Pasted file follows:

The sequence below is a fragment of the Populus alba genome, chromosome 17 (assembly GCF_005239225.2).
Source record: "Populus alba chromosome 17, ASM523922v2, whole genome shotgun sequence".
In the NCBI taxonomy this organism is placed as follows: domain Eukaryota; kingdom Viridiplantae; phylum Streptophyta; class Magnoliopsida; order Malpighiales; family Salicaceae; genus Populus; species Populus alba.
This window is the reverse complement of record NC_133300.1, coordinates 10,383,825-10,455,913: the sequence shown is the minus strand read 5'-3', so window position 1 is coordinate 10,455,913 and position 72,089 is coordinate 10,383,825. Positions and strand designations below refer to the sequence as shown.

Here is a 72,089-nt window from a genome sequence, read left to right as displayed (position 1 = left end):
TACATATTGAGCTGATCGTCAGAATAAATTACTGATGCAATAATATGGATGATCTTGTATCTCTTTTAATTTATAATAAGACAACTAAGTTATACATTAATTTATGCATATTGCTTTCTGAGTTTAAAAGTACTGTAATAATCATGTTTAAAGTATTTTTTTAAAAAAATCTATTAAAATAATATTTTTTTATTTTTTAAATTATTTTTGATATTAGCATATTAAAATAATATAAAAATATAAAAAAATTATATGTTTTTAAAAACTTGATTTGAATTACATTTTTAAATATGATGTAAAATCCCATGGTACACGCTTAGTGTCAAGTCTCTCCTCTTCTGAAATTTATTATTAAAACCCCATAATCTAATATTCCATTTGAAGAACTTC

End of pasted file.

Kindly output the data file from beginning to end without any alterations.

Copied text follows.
The sequence below is a fragment of the Populus alba genome, chromosome 17 (assembly GCF_005239225.2).
Source record: "Populus alba chromosome 17, ASM523922v2, whole genome shotgun sequence".
In the NCBI taxonomy this organism is placed as follows: domain Eukaryota; kingdom Viridiplantae; phylum Streptophyta; class Magnoliopsida; order Malpighiales; family Salicaceae; genus Populus; species Populus alba.
This window is the reverse complement of record NC_133300.1, coordinates 10,383,825-10,455,913: the sequence shown is the minus strand read 5'-3', so window position 1 is coordinate 10,455,913 and position 72,089 is coordinate 10,383,825. Positions and strand designations below refer to the sequence as shown.

Here is a 72,089-nt window from a genome sequence, read left to right as displayed (position 1 = left end):
TACATATTGAGCTGATCGTCAGAATAAATTACTGATGCAATAATATGGATGATCTTGTATCTCTTTTAATTTATAATAAGACAACTAAGTTATACATTAATTTATGCATATTGCTTTCTGAGTTTAAAAGTACTGTAATAATCATGTTTAAAGTATTTTTTTAAAAAAATCTATTAAAATAATATTTTTTTATTTTTTAAATTATTTTTGATATTAGCATATTAAAATAATATAAAAATATAAAAAAATTATATGTTTTTAAAAACTTGATTTGAATTACATTTTTAAATATGATGTAAAATCCCATGGTACACGCTTAGTGTCAAGTCTCTCCTCTTCTGAAATTTATTATTAAAACCCCATAATCTAATATTCCATTTGAAGAACTTC